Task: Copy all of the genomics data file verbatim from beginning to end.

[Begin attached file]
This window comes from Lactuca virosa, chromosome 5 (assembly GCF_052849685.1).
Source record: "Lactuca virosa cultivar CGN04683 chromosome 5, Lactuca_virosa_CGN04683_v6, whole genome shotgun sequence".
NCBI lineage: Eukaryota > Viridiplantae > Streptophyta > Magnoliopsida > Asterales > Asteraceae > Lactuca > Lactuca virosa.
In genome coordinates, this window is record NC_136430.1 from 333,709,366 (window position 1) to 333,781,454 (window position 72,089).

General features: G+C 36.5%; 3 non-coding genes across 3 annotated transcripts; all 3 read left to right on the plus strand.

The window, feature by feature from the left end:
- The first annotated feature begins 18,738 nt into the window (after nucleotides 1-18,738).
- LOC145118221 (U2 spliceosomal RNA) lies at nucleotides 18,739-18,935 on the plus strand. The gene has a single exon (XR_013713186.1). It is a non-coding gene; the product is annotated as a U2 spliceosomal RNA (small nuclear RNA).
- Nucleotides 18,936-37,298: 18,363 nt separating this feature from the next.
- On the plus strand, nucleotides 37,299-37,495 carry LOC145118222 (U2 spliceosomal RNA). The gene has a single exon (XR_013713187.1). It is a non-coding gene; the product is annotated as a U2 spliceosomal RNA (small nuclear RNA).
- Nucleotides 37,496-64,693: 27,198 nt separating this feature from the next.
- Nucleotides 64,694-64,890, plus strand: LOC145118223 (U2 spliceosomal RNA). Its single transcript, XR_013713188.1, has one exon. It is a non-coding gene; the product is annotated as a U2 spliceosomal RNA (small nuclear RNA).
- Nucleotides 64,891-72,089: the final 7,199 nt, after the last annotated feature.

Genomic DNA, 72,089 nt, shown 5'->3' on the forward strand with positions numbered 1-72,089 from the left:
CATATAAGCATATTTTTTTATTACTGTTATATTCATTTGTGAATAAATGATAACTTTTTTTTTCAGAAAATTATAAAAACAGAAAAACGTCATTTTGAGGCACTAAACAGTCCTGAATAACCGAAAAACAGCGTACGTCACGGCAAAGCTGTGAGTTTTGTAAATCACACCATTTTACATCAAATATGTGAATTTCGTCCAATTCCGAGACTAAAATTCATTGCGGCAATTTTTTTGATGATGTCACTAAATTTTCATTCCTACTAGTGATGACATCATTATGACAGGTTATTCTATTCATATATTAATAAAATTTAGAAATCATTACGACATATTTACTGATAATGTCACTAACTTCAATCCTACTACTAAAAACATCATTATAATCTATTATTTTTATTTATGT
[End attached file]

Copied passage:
This window comes from Lactuca virosa, chromosome 5 (assembly GCF_052849685.1).
Source record: "Lactuca virosa cultivar CGN04683 chromosome 5, Lactuca_virosa_CGN04683_v6, whole genome shotgun sequence".
NCBI lineage: Eukaryota > Viridiplantae > Streptophyta > Magnoliopsida > Asterales > Asteraceae > Lactuca > Lactuca virosa.
In genome coordinates, this window is record NC_136430.1 from 333,709,366 (window position 1) to 333,781,454 (window position 72,089).

General features: G+C 36.5%; 3 non-coding genes across 3 annotated transcripts; all 3 read left to right on the plus strand.

The window, feature by feature from the left end:
- The first annotated feature begins 18,738 nt into the window (after nucleotides 1-18,738).
- LOC145118221 (U2 spliceosomal RNA) lies at nucleotides 18,739-18,935 on the plus strand. The gene has a single exon (XR_013713186.1). It is a non-coding gene; the product is annotated as a U2 spliceosomal RNA (small nuclear RNA).
- Nucleotides 18,936-37,298: 18,363 nt separating this feature from the next.
- On the plus strand, nucleotides 37,299-37,495 carry LOC145118222 (U2 spliceosomal RNA). The gene has a single exon (XR_013713187.1). It is a non-coding gene; the product is annotated as a U2 spliceosomal RNA (small nuclear RNA).
- Nucleotides 37,496-64,693: 27,198 nt separating this feature from the next.
- Nucleotides 64,694-64,890, plus strand: LOC145118223 (U2 spliceosomal RNA). Its single transcript, XR_013713188.1, has one exon. It is a non-coding gene; the product is annotated as a U2 spliceosomal RNA (small nuclear RNA).
- Nucleotides 64,891-72,089: the final 7,199 nt, after the last annotated feature.

Genomic DNA, 72,089 nt, shown 5'->3' on the forward strand with positions numbered 1-72,089 from the left:
CATATAAGCATATTTTTTTATTACTGTTATATTCATTTGTGAATAAATGATAACTTTTTTTTTCAGAAAATTATAAAAACAGAAAAACGTCATTTTGAGGCACTAAACAGTCCTGAATAACCGAAAAACAGCGTACGTCACGGCAAAGCTGTGAGTTTTGTAAATCACACCATTTTACATCAAATATGTGAATTTCGTCCAATTCCGAGACTAAAATTCATTGCGGCAATTTTTTTGATGATGTCACTAAATTTTCATTCCTACTAGTGATGACATCATTATGACAGGTTATTCTATTCATATATTAATAAAATTTAGAAATCATTACGACATATTTACTGATAATGTCACTAACTTCAATCCTACTACTAAAAACATCATTATAATCTATTATTTTTATTTATGT